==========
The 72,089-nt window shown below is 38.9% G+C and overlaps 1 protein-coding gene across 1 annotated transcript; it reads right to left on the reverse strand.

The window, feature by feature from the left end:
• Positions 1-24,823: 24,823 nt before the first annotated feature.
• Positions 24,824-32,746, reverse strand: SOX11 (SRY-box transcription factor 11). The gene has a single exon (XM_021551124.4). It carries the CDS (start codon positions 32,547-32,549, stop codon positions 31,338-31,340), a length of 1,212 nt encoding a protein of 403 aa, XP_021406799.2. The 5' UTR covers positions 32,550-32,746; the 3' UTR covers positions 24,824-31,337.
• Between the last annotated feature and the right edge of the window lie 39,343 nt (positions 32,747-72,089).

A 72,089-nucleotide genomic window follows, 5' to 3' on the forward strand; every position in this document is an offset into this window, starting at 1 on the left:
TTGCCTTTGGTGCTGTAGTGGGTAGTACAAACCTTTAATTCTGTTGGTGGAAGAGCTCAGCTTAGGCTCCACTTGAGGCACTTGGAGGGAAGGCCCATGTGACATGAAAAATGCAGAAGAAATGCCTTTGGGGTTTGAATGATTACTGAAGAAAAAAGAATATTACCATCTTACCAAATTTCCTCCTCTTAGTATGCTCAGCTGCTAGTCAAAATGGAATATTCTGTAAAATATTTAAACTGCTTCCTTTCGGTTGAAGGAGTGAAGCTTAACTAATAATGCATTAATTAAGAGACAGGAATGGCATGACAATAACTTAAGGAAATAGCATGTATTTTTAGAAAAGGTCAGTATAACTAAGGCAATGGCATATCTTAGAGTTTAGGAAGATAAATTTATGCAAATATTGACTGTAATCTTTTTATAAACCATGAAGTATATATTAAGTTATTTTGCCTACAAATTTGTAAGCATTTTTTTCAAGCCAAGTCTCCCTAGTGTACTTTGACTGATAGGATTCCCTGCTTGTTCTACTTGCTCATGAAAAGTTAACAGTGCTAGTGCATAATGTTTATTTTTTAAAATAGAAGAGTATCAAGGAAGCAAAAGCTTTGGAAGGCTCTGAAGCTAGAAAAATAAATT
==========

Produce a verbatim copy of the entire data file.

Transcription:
The 72,089-nt window shown below is 38.9% G+C and overlaps 1 protein-coding gene across 1 annotated transcript; it reads right to left on the reverse strand.

The window, feature by feature from the left end:
• Positions 1-24,823: 24,823 nt before the first annotated feature.
• Positions 24,824-32,746, reverse strand: SOX11 (SRY-box transcription factor 11). The gene has a single exon (XM_021551124.4). It carries the CDS (start codon positions 32,547-32,549, stop codon positions 31,338-31,340), a length of 1,212 nt encoding a protein of 403 aa, XP_021406799.2. The 5' UTR covers positions 32,550-32,746; the 3' UTR covers positions 24,824-31,337.
• Between the last annotated feature and the right edge of the window lie 39,343 nt (positions 32,747-72,089).

A 72,089-nucleotide genomic window follows, 5' to 3' on the forward strand; every position in this document is an offset into this window, starting at 1 on the left:
TTGCCTTTGGTGCTGTAGTGGGTAGTACAAACCTTTAATTCTGTTGGTGGAAGAGCTCAGCTTAGGCTCCACTTGAGGCACTTGGAGGGAAGGCCCATGTGACATGAAAAATGCAGAAGAAATGCCTTTGGGGTTTGAATGATTACTGAAGAAAAAAGAATATTACCATCTTACCAAATTTCCTCCTCTTAGTATGCTCAGCTGCTAGTCAAAATGGAATATTCTGTAAAATATTTAAACTGCTTCCTTTCGGTTGAAGGAGTGAAGCTTAACTAATAATGCATTAATTAAGAGACAGGAATGGCATGACAATAACTTAAGGAAATAGCATGTATTTTTAGAAAAGGTCAGTATAACTAAGGCAATGGCATATCTTAGAGTTTAGGAAGATAAATTTATGCAAATATTGACTGTAATCTTTTTATAAACCATGAAGTATATATTAAGTTATTTTGCCTACAAATTTGTAAGCATTTTTTTCAAGCCAAGTCTCCCTAGTGTACTTTGACTGATAGGATTCCCTGCTTGTTCTACTTGCTCATGAAAAGTTAACAGTGCTAGTGCATAATGTTTATTTTTTAAAATAGAAGAGTATCAAGGAAGCAAAAGCTTTGGAAGGCTCTGAAGCTAGAAAAATAAATT